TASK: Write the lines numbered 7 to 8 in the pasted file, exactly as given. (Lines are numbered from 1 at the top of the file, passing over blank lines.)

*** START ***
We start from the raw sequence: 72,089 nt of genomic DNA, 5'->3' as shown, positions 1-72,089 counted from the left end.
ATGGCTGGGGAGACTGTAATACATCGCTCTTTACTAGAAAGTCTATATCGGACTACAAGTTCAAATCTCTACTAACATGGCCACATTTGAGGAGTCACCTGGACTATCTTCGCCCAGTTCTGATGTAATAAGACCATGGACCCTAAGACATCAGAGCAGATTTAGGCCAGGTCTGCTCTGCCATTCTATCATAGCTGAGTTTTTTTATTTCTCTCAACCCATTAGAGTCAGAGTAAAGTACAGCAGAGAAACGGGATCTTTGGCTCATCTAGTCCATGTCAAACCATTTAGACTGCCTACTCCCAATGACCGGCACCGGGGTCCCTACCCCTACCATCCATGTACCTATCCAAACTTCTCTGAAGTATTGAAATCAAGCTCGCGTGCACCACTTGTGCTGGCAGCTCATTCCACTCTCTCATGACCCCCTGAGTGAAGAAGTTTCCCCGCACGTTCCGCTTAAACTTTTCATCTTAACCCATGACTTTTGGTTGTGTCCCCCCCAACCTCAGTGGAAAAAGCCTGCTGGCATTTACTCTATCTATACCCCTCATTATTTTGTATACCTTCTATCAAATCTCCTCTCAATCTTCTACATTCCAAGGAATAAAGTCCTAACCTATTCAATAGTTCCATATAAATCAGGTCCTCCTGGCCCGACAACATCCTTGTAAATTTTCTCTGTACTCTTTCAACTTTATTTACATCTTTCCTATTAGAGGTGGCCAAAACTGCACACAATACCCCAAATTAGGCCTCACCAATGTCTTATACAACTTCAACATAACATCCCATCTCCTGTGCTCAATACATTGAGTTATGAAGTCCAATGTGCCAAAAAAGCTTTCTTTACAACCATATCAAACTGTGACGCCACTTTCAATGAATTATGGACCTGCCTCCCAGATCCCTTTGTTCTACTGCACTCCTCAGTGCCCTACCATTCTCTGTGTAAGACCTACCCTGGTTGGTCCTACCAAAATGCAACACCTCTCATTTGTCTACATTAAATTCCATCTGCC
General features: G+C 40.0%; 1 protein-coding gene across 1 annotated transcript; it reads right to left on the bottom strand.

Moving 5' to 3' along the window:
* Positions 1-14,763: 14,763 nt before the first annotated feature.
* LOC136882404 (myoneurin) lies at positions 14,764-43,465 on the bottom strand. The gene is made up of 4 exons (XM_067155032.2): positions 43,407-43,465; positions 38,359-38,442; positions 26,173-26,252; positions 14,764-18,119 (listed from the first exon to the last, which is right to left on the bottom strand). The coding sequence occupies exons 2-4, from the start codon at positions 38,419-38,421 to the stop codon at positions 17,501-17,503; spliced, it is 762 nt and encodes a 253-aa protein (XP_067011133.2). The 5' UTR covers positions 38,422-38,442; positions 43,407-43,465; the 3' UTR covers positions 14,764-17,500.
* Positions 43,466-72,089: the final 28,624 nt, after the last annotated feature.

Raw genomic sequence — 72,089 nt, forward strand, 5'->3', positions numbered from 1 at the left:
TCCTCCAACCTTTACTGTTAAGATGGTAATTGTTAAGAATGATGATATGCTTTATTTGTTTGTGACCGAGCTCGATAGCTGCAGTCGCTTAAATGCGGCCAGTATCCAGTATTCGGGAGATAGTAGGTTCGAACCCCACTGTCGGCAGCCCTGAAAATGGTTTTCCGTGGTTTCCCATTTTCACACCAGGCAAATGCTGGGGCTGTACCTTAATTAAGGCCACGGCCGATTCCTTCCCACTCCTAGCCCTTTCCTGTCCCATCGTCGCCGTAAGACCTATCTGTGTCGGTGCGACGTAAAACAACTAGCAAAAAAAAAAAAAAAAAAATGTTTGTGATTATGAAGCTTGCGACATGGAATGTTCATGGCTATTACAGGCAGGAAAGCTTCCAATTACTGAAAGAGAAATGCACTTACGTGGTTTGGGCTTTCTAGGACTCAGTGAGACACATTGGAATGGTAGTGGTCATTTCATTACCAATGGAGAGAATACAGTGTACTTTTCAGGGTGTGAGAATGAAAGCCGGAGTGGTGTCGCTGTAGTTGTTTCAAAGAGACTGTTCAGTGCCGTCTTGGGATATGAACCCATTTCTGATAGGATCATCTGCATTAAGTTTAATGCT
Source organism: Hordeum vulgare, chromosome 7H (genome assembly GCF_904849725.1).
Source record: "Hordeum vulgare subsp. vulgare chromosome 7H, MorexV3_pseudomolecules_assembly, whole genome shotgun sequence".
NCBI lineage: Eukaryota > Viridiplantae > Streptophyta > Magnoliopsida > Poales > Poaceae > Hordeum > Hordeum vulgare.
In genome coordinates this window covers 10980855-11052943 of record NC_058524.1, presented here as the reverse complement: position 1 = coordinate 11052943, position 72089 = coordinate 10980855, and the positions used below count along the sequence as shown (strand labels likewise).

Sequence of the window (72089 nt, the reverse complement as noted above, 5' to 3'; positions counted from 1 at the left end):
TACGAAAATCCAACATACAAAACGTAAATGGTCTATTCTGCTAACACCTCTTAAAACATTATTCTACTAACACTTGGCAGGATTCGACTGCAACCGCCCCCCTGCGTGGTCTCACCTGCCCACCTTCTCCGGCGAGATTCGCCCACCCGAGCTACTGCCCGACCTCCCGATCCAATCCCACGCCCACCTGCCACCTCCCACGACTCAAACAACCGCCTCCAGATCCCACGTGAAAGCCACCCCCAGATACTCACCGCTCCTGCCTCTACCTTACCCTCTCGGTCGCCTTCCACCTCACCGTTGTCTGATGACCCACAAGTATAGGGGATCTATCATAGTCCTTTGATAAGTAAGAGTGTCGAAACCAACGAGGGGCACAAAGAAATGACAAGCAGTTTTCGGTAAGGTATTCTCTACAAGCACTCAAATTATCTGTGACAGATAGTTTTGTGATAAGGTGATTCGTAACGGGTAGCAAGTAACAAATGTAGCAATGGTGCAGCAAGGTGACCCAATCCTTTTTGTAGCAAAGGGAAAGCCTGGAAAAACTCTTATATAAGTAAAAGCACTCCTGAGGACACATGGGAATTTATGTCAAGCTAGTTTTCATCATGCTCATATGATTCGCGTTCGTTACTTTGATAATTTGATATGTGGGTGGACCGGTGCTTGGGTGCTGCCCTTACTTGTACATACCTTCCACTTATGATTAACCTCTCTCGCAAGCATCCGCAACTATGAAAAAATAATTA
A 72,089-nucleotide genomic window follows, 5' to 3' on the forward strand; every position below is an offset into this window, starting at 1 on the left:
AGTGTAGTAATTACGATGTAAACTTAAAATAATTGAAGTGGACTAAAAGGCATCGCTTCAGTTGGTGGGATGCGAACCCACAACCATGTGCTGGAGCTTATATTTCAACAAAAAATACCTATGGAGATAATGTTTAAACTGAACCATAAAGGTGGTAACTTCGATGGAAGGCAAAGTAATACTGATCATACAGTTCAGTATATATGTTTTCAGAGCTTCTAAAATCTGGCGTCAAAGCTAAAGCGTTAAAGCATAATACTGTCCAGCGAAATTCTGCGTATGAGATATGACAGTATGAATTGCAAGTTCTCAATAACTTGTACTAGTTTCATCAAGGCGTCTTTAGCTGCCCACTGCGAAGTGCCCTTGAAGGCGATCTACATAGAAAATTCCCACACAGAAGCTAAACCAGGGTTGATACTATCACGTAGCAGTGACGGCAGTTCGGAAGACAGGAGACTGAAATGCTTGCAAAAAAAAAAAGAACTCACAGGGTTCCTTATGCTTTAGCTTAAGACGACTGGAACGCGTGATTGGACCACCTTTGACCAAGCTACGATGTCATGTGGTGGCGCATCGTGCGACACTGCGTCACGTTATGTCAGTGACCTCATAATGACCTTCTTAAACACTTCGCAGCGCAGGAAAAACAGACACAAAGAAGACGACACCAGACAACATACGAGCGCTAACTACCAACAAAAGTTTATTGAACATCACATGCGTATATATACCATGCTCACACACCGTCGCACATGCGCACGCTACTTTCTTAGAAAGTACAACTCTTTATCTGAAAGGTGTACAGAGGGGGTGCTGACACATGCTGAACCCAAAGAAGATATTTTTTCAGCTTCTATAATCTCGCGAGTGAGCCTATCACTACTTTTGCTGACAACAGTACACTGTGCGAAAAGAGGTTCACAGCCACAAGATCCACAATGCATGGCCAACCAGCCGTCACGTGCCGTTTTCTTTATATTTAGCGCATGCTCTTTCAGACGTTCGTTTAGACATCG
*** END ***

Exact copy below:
* Positions 43,466-72,089: the final 28,624 nt, after the last annotated feature.

Raw genomic sequence — 72,089 nt, forward strand, 5'->3', positions numbered from 1 at the left: